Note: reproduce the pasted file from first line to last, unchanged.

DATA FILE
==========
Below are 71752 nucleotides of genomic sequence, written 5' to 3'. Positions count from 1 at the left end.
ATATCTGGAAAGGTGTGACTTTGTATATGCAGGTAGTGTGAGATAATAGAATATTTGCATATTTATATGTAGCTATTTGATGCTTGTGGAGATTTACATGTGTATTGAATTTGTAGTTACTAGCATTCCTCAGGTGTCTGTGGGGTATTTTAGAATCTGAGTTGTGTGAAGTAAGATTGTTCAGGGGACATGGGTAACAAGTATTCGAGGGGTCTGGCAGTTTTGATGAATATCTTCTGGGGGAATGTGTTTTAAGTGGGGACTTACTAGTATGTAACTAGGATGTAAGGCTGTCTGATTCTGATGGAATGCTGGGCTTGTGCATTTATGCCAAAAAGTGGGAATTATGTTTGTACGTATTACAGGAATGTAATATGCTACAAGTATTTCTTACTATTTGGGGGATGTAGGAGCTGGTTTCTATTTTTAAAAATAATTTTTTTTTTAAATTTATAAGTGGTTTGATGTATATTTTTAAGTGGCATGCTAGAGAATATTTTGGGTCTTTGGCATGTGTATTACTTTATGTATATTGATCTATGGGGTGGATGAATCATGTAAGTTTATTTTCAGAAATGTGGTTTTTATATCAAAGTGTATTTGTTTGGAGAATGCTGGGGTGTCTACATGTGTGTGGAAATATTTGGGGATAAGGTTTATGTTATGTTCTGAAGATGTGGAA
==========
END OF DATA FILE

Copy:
Below are 71752 nucleotides of genomic sequence, written 5' to 3'. Positions count from 1 at the left end.
ATATCTGGAAAGGTGTGACTTTGTATATGCAGGTAGTGTGAGATAATAGAATATTTGCATATTTATATGTAGCTATTTGATGCTTGTGGAGATTTACATGTGTATTGAATTTGTAGTTACTAGCATTCCTCAGGTGTCTGTGGGGTATTTTAGAATCTGAGTTGTGTGAAGTAAGATTGTTCAGGGGACATGGGTAACAAGTATTCGAGGGGTCTGGCAGTTTTGATGAATATCTTCTGGGGGAATGTGTTTTAAGTGGGGACTTACTAGTATGTAACTAGGATGTAAGGCTGTCTGATTCTGATGGAATGCTGGGCTTGTGCATTTATGCCAAAAAGTGGGAATTATGTTTGTACGTATTACAGGAATGTAATATGCTACAAGTATTTCTTACTATTTGGGGGATGTAGGAGCTGGTTTCTATTTTTAAAAATAATTTTTTTTTTAAATTTATAAGTGGTTTGATGTATATTTTTAAGTGGCATGCTAGAGAATATTTTGGGTCTTTGGCATGTGTATTACTTTATGTATATTGATCTATGGGGTGGATGAATCATGTAAGTTTATTTTCAGAAATGTGGTTTTTATATCAAAGTGTATTTGTTTGGAGAATGCTGGGGTGTCTACATGTGTGTGGAAATATTTGGGGATAAGGTTTATGTTATGTTCTGAAGATGTGGAA